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128T Still Bucking SD-WAN Trend

Carol Wilson

In a world gone SD-WAN crazy, 128 Technology is still trying to make the case that secure and session-aware intelligent routing is a better approach to delivering the necessary cloud connections than creating network overlays. It's not yet clear that the argument is winning over service providers, however.

128 Technology has landed large enterprise customers and earlier this year announced a Series C funding round backing its approach, which it calls Secure Vector Routing. Its co-founders, six industry veterans led by Andy Ory and Patrick MeLampy, are well-known for their previous success at Acme Packet, and that alone is garnering interest among the telecom crowd. But can a unique approach to a common problem buck the more mainstream flow? (See 128 Technology Raises $21.5M Series C.)

Dan Conde, analyst with the Enterprise Strategy Group, credits 128T with developing a more elegant solution to the need for secure, cost-effective connections to the cloud from multiple sites, but admits the solution isn't easy to explain or understand.

"They are talking about changing things soup to nuts and for normal people to comprehend in 30 seconds, it's awfully complex," Conde tells Light Reading in an interview. "So anyone looking at it, needs time to understand it. But just because it requires careful examination, I don't think one should just dismiss it."

And, in fact, service providers aren't doing that. 128T has "full-day sessions with many of the big North American service providers who are trying to understand the technology," MeLampy says in an interview. "We had one who spent three whole days here visiting with their top guys trying to understand the technology."

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To date, however, only three of the 52 proofs of concept that 128T is doing are with telecom operators. One reason may be it's easier to layer SD-WAN technology on top of what operators are already doing, in their move to virtualization, says analyst Conde.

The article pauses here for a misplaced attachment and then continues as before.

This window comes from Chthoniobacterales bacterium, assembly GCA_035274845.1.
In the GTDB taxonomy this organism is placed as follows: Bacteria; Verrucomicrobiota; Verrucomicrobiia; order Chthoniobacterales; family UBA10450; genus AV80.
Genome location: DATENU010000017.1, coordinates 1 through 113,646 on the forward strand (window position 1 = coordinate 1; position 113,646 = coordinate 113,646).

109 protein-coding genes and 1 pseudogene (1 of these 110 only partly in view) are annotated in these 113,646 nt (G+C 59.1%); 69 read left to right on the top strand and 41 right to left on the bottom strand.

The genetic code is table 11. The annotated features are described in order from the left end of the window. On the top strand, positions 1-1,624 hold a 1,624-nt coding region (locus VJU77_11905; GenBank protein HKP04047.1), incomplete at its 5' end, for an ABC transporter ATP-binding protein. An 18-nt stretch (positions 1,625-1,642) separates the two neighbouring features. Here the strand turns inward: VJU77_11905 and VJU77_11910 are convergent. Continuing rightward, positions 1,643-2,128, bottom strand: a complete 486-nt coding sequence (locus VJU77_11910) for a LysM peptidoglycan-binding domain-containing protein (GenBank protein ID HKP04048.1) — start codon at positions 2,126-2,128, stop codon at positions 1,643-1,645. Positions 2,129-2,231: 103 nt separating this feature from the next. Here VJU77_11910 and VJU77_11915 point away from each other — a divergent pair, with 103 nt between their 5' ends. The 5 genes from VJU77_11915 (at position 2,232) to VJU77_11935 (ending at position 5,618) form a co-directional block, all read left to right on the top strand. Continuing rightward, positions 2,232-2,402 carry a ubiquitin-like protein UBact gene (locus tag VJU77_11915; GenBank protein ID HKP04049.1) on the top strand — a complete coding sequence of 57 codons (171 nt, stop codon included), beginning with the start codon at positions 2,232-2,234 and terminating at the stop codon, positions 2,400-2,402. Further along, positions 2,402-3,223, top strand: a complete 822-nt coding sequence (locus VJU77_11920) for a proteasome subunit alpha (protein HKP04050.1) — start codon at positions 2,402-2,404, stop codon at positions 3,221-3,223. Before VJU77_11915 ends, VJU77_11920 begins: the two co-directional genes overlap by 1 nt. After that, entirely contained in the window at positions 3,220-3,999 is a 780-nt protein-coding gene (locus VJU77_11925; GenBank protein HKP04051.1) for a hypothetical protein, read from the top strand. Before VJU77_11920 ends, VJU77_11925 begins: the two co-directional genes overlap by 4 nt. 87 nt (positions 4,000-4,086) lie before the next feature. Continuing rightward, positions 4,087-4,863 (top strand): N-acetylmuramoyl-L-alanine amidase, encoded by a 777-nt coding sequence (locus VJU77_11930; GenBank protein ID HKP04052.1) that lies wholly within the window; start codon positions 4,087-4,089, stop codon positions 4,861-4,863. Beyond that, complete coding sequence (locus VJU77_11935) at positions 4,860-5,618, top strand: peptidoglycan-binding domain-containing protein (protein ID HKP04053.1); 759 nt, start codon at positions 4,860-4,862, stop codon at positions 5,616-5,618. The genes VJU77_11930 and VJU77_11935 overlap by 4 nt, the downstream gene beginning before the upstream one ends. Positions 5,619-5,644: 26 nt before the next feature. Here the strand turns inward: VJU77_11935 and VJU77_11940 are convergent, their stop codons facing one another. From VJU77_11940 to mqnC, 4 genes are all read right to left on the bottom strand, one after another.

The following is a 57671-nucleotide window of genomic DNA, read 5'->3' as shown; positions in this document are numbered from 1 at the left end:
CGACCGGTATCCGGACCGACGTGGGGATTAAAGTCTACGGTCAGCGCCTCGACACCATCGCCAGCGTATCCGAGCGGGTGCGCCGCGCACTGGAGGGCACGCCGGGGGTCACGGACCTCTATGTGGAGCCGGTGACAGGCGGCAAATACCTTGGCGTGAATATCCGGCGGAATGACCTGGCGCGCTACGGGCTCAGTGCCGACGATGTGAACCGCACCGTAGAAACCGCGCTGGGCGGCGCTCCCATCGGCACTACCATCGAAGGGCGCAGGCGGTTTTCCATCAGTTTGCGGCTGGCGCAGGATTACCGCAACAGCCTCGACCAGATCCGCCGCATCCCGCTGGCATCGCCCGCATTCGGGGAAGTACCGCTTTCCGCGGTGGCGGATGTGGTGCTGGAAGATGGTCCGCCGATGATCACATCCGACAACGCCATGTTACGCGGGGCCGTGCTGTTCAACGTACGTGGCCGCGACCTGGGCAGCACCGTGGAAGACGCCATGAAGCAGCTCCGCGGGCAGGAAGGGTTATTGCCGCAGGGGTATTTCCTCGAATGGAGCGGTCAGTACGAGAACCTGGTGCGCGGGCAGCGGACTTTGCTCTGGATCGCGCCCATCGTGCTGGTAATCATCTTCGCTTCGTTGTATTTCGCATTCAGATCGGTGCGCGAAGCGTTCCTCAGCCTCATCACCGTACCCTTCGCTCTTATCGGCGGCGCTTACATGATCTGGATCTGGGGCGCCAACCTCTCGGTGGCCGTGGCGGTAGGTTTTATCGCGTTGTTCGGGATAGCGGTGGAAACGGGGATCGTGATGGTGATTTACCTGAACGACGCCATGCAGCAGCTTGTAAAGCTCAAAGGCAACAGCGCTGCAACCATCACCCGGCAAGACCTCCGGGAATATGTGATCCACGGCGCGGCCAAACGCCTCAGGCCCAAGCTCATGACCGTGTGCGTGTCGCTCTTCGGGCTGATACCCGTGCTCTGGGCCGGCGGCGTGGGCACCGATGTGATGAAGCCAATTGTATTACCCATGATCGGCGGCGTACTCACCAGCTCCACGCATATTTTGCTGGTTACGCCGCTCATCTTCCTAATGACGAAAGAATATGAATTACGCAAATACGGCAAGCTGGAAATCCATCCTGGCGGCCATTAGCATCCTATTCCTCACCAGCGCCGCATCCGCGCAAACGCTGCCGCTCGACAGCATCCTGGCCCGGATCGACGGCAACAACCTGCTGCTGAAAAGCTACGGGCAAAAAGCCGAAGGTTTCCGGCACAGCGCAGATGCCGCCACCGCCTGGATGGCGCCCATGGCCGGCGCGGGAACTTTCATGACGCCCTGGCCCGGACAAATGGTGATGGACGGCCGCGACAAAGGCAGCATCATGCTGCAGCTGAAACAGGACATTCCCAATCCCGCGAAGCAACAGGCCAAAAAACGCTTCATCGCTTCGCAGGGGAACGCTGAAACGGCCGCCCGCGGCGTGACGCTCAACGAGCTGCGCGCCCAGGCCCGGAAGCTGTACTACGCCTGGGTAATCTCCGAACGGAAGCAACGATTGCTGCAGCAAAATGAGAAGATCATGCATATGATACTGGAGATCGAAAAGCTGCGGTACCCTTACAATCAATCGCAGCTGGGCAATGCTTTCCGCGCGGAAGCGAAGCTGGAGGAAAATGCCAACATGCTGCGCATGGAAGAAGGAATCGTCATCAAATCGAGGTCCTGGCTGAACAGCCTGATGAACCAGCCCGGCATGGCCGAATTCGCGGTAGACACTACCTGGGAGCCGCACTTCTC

"With SD-WAN, it is not necessarily a forklift upgrade, you can insert it into existing networks; it is not exactly easy, but it is a way to work with the existing way networks work," he comments. "With 128, you are doing routing in a different way, you are replacing traditional middle boxes and routing. It's different -- that's the good and bad part -- it's not magic pixie dust you can sprinkle onto an existing network and it gets better. You have to change the way things get done."

Wrong direction?
Following my first long conversation with MeLampy, who is co-founder and COO of 128T, I explained Sector Vector Routing in a report published a year ago. For this update, MeLampy focused on how enterprise customers are using 128T's technology and how it could also benefit service providers -- if they give it a chance. He concedes that the industry has continued down a different SD-WAN path in the past year, one he thinks is misguided.

"Our belief is that the tunneling schemes people are using create aggregate flows and it is very hard for networks to understand and treat them fairly," MeLampy comments. "It is almost a step in the wrong direction, backward, and we feel like there should be a better way. We have developed and solved the same use case that SD-WAN solves by making smarter routers that understand sessions, and can route one session one way and another session another way, and can intelligently achieve the same use case benefits that SD-WAN players have but with just intelligent routing."